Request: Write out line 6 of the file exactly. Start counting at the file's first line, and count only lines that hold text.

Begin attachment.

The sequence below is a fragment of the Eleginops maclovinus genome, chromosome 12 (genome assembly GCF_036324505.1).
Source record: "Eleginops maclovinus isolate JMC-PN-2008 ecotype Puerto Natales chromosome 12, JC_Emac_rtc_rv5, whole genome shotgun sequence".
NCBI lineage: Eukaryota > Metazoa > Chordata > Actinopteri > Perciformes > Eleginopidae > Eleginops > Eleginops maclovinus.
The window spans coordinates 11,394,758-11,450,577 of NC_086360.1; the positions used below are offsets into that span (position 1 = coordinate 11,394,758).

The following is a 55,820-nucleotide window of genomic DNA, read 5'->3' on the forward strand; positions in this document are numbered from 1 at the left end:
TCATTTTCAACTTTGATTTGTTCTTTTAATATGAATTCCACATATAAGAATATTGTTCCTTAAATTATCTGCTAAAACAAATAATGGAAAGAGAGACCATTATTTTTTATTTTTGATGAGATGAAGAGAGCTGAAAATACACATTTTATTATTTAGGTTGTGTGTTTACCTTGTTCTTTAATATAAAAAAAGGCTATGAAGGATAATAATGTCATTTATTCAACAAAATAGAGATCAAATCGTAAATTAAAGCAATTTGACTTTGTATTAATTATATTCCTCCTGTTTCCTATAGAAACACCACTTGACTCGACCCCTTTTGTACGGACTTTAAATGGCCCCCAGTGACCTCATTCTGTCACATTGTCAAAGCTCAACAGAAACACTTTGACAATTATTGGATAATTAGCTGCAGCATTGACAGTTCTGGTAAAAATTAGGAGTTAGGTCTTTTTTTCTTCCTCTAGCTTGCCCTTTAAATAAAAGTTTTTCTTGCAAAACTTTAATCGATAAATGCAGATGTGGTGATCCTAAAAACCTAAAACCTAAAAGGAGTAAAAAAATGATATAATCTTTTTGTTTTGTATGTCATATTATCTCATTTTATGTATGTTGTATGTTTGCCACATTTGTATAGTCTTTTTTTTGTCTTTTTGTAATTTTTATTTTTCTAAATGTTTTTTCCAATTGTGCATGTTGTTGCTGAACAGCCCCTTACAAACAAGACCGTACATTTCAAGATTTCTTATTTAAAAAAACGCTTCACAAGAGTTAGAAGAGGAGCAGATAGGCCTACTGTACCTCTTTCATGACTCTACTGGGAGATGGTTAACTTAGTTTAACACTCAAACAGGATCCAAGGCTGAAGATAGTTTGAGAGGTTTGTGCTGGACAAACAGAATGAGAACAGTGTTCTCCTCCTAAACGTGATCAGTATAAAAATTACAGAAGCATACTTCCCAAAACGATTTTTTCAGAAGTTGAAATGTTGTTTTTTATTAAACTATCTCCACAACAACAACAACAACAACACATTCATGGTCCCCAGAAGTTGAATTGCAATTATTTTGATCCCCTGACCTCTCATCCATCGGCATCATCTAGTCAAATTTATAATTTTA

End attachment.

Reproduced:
TCATTTTCAACTTTGATTTGTTCTTTTAATATGAATTCCACATATAAGAATATTGTTCCTTAAATTATCTGCTAAAACAAATAATGGAAAGAGAGACCATTATTTTTTATTTTTGATGAGATGAAGAGAGCTGAAAATACACATTTTATTATTTAGGTTGTGTGTTTACCTTGTTCTTTAATATAAAAAAAGGCTATGAAGGATAATAATGTCATTTATTCAACAAAATAGAGATCAAATCGTAAATTAAAGCAATTTGACTTTGTATTAATTATATTCCTCCTGTTTCCTATAGAAACACCACTTGACTCGACCCCTTTTGTACGGACTTTAAATGGCCCCCAGTGACCTCATTCTGTCACATTGTCAAAGCTCAACAGAAACACTTTGACAATTATTGGATAATTAGCTGCAGCATTGACAGTTCTGGTAAAAATTAGGAGTTAGGTCTTTTTTTCTTCCTCTAGCTTGCCCTTTAAATAAAAGTTTTTCTTGCAAAACTTTAATCGATAAATGCAGATGTGGTGATCCTAAAAACCTAAAACCTAAAAGGAGTAAAAAAATGATATAATCTTTTTGTTTTGTATGTCATATTATCTCATTTTATGTATGTTGTATGTTTGCCACATTTGTATAGTCTTTTTTTTGTCTTTTTGTAATTTTTATTTTTCTAAATGTTTTTTCCAATTGTGCATGTTGTTGCTGAACAGCCCCTTACAAACAAGACCGTACATTTCAAGATTTCTTATTTAAAAAAACGCTTCACAAGAGTTAGAAGAGGAGCAGATAGGCCTACTGTACCTCTTTCATGACTCTACTGGGAGATGGTTAACTTAGTTTAACACTCAAACAGGATCCAAGGCTGAAGATAGTTTGAGAGGTTTGTGCTGGACAAACAGAATGAGAACAGTGTTCTCCTCCTAAACGTGATCAGTATAAAAATTACAGAAGCATACTTCCCAAAACGATTTTTTCAGAAGTTGAAATGTTGTTTTTTATTAAACTATCTCCACAACAACAACAACAACAACACATTCATGGTCCCCAGAAGTTGAATTGCAATTATTTTGATCCCCTGACCTCTCATCCATCGGCATCATCTAGTCAAATTTATAATTTTA